The Earth Times/Food Summit
November 16-30, 1996
FOOD, AGRICULTURE AND DISTRIBUTION
By Ashali Varma
Rome—In an age where technological advances have increased food productivity to meet the demands of more than 5 billion people on this planet, there is still hunger, there is still malnutrition and almost 11 million children under the age of five die as a direct or indirect result of hunger. The World Food summit scheduled to take place in Rome November13-17, 1996, is a call for world leaders to commit to a Plan of Action that will address the issues of hunger and malnutrition.
The Director General of the Food and Agriculture Organization, Jacques Diouf, said, “In an age when we explore the stars, down on Earth 800 million people are chronically undernourished in the Third World alone, although the world produces enough food for everyone.
The Summit has been organized by FAO, which was founded in 1945 and is headquartered in Rome. With more than 2,000 professional staff and a biennial budget of $650 million. FAO has a mandate to raise levels of nutrition and standards of living, to improve agricultural productivity , and to better the condition of rural populations. Involved in all sectors of food research and development, FAO has experts working on land and water development, plants and animals, forestry, fisheries, economic and social policy, investment, commodities and trade.
According to Hartwig De Haen, Assistant Director General, Economic and Social Department, FAO’s mandate on food security embraces a number of issues; poverty both in urban and rural areas; availability of food not only from imports but from increasing the capacity of food production in the rural areas within the countries; to manage and maintain the resource base within countries in order guarantee food availability; to provide information to governments on trade and statistics, data on soils and vegetation cover, and to monitor conditions affecting food production.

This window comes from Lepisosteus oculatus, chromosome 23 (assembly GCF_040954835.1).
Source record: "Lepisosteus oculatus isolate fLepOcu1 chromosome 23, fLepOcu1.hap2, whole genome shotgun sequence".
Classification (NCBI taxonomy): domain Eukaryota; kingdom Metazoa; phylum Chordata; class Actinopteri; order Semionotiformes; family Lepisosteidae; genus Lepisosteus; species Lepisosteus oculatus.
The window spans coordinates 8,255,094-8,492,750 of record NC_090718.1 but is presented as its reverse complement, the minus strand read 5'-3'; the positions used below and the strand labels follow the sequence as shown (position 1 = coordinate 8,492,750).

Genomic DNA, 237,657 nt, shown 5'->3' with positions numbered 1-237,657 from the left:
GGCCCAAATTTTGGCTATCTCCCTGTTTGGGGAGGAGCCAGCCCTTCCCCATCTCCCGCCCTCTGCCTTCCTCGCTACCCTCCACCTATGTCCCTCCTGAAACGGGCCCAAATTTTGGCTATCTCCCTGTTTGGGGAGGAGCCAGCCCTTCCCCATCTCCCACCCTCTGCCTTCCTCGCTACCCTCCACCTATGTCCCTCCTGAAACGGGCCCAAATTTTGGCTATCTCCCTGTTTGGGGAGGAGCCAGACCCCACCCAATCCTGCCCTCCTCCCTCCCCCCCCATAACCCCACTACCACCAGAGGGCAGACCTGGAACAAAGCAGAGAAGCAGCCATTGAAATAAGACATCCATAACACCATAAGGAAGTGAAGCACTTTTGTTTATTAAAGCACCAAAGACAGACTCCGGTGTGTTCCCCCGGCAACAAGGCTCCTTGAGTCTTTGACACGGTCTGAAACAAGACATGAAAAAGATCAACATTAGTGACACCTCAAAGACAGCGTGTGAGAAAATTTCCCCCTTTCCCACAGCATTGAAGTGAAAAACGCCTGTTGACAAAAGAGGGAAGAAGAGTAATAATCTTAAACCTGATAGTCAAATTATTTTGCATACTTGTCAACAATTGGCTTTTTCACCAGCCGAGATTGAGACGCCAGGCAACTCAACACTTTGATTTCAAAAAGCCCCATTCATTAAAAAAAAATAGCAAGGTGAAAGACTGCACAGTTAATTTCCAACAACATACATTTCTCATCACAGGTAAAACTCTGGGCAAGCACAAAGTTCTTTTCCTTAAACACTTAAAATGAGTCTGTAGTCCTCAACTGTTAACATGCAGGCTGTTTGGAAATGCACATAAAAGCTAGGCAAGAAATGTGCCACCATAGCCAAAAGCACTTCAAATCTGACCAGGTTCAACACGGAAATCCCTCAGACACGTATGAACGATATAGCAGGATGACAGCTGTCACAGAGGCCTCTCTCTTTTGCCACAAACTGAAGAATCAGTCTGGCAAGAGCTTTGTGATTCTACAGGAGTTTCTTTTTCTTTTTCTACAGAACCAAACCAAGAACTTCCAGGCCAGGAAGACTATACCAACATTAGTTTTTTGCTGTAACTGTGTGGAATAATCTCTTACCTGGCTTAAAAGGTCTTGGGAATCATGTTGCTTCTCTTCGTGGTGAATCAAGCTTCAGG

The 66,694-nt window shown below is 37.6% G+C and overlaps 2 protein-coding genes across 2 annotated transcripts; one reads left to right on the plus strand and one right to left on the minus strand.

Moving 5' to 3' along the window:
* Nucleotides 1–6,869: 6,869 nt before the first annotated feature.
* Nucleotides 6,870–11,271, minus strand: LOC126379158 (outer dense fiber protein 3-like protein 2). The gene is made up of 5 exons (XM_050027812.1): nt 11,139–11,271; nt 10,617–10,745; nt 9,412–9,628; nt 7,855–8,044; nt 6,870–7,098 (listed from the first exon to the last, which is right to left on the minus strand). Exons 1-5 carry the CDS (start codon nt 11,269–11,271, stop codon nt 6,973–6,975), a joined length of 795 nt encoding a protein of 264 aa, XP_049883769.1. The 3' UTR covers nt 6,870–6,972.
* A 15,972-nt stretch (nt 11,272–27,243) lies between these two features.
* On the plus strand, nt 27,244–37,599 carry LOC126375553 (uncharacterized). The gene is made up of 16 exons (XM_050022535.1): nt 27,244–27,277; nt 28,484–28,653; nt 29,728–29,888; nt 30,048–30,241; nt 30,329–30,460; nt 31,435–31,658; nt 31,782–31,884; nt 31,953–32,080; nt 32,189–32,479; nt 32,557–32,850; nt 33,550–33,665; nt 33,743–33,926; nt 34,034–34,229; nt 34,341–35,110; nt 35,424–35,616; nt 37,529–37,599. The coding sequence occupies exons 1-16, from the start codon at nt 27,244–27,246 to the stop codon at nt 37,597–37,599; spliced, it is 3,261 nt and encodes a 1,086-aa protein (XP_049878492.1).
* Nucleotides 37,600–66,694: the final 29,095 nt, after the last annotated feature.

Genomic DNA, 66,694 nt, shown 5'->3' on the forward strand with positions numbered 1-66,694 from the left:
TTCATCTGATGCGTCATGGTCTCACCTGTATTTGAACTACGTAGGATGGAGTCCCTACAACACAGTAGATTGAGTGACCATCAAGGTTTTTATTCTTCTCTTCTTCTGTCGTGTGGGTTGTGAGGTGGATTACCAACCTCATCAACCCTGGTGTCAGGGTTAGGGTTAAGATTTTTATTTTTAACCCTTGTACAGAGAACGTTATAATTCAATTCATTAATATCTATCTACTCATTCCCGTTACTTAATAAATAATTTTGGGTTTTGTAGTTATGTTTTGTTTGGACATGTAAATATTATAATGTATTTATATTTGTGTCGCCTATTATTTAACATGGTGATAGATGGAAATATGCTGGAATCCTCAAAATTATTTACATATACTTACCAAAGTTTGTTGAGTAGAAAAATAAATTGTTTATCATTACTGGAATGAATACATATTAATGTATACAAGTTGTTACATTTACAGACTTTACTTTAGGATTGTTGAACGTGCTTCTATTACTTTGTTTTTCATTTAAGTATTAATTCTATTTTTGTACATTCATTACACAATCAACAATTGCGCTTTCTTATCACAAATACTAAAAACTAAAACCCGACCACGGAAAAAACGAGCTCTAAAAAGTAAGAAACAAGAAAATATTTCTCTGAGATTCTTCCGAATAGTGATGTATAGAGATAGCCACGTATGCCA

He said, “Food security also has to do with the stability of supply, which has many facets. It has the political dimension, the environmental dimension—because fragile ecosystems tend to the unstable with regard to production capacity—and there is the macroeconomic framework in which development occurs.
“So in this sense FAO’s mandate is very ambitious and comprehensive,” he said. He sees FAO as a “catalytic focal point” whose role is to “mobilize action by governments and by all actors of civil society,” he said, adding, “This is an area where we can still do much better.” Barbara Huddleston, Chief, food Security and Agricultural Analysis Service, said, “The heart of the problem is development in certain parts of the world where large parts of the population are still living in rural areas at very low levels of productivity so they have difficulty generating a sufficient output to enjoy a higher standard of living, whether it be food, housing , clothing or medical care.” She said that this is why FAO is emphasizing the increasing of productivity in low-income food-deficit countries where majority of the population is rural and underdeveloped.
Huddleston admits that the goal of completely eradicating hunger “is a dream we may all have,” but she said that at this Summit, “We are trying to tackle the issue from a realistic base, from a solid base of analysis and with a solid Plan of Action. We see this Summit as one action in a continuum of activity and work to address this issue.”